WESTWOOD, N.J. (CBSNewYork) – Analysts said the country’s latest jobs report was better than expected, but there is still cause for concern.

The economy added about 1.8 million jobs, lowering the unemployment rate to just more than 10 percent.

But, there are signs that hiring is slowing because of the recent surge of coronavirus nationally.

MORE: Employers Slowed Hiring In July As Coronavirus Spreads In U.S.

CBS2’s Dave Carlin spoke with a New Jersey business owner about her decision to close for good and workers who are now hit by the wave of unemployment.

Sue Volant of Westwood, N.J. learned less than 24 hours ago that she would soon be out of a job.

White Oak Home on Westwood Avenue, where she works, is closing.

For Volant, it likely means collecting unemployment benefits and building up her side gig in real estate – staging homes on the market.

CORONAVIRUS PANDEMIC

“It’s a good side hustle right now because, like I said, people are selling their homes,” said Volant.

She figured she’ll get by, but worried about coworkers who may not benefit from federal stimulus checks, unless something changes soon.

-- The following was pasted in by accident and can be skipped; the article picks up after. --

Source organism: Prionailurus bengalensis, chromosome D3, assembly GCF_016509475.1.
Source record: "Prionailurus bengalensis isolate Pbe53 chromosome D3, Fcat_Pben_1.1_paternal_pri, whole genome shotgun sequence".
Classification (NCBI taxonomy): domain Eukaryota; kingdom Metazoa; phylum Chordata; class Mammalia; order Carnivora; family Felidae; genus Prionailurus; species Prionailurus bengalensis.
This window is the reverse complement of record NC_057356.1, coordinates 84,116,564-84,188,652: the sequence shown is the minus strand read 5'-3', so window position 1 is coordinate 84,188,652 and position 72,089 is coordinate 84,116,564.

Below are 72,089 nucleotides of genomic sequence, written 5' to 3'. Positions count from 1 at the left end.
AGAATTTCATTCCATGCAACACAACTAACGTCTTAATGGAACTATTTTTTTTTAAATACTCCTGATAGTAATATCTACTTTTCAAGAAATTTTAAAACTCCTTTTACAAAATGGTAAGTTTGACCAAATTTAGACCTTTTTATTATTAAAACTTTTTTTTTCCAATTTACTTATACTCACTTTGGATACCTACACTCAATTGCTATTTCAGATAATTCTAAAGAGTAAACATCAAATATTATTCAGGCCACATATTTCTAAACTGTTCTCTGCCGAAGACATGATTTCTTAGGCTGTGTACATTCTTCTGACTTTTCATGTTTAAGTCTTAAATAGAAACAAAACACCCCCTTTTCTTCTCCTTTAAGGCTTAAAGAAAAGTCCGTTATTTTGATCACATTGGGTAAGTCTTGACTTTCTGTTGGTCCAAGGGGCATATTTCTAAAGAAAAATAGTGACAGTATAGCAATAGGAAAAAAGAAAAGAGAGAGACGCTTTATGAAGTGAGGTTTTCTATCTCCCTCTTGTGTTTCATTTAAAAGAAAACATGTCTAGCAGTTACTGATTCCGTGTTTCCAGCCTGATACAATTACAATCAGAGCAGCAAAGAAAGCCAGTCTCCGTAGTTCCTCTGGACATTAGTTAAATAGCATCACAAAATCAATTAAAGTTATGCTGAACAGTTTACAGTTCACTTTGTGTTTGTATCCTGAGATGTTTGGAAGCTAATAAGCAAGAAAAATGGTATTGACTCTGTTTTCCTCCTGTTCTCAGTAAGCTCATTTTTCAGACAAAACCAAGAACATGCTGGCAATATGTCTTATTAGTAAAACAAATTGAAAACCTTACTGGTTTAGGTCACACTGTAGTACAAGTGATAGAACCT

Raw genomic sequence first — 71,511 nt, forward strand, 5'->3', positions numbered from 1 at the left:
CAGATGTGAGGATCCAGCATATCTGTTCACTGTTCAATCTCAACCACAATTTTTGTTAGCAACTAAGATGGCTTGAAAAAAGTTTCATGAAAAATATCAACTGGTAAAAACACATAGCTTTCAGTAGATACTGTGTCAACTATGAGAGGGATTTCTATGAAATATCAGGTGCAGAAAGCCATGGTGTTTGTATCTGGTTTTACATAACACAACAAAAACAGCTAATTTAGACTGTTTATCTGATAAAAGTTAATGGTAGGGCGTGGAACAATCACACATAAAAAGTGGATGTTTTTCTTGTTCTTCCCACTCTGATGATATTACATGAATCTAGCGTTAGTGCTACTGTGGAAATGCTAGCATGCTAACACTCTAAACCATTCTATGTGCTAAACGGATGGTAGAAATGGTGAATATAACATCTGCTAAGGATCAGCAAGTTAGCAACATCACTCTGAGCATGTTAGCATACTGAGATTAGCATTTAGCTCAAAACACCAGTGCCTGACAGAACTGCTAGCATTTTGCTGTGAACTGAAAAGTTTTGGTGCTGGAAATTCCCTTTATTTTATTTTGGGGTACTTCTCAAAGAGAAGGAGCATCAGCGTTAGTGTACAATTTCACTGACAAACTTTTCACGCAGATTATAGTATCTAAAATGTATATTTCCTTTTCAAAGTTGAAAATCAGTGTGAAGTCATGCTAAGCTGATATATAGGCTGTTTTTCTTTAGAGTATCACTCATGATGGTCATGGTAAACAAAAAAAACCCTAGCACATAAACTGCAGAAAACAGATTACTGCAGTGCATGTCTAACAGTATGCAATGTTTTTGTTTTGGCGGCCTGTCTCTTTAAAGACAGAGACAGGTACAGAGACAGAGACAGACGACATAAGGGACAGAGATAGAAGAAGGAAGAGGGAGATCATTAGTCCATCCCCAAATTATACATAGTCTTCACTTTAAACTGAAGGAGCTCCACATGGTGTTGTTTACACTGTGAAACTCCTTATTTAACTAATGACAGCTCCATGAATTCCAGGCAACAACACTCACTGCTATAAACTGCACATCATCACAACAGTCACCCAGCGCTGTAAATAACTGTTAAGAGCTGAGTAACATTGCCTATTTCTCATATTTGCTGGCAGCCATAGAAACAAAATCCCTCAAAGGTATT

Tegan Ashman, the owner of White Oak Home, said it’s unfair that her staff may miss out on the $600 boost to unemployment checks, which is gone without an immediate replacement.

CORONAVIRUS: NY Health Dept. | NY Call 1-(888)-364-3065 | NYC Health Dept. | NYC Call 311, Text COVID to 692692 | NJ COVID-19 Info Hub | NJ Call 1-(800)-222-1222 or 211, Text NJCOVID to 898211 | CT Health Dept. | CT Call 211 | Centers for Disease Control and Prevention

“I hope the government passes the next round of that,” said Ashman.

She told Carlin the hardest part was letting her seven-member team know it was coming to an end.

“It had to happen in email,” said Ashman. “COVID took that ability for us all to get together and for me to tell them and to answer those questions in person, all at once.”

RELATED STORY: ‘If We Do Not Receive That Money, It’s Not Going To Be Pretty’: New Jersey Leaders and Residents Await New Federal Stimulus

Ashman said no one is to blame – not her landlord; not the government.

She said the federal government loaned her the money needed to move the business completely online. It just wasn’t enough, she said.

“I just hope the town survives all of this,” said Volant.

“It’s really sad to see the local businesses in a town we love suffer,” said Shannon Guy of Westwood.

Though walking away is sad, Ashman said her decision was based on numbers.

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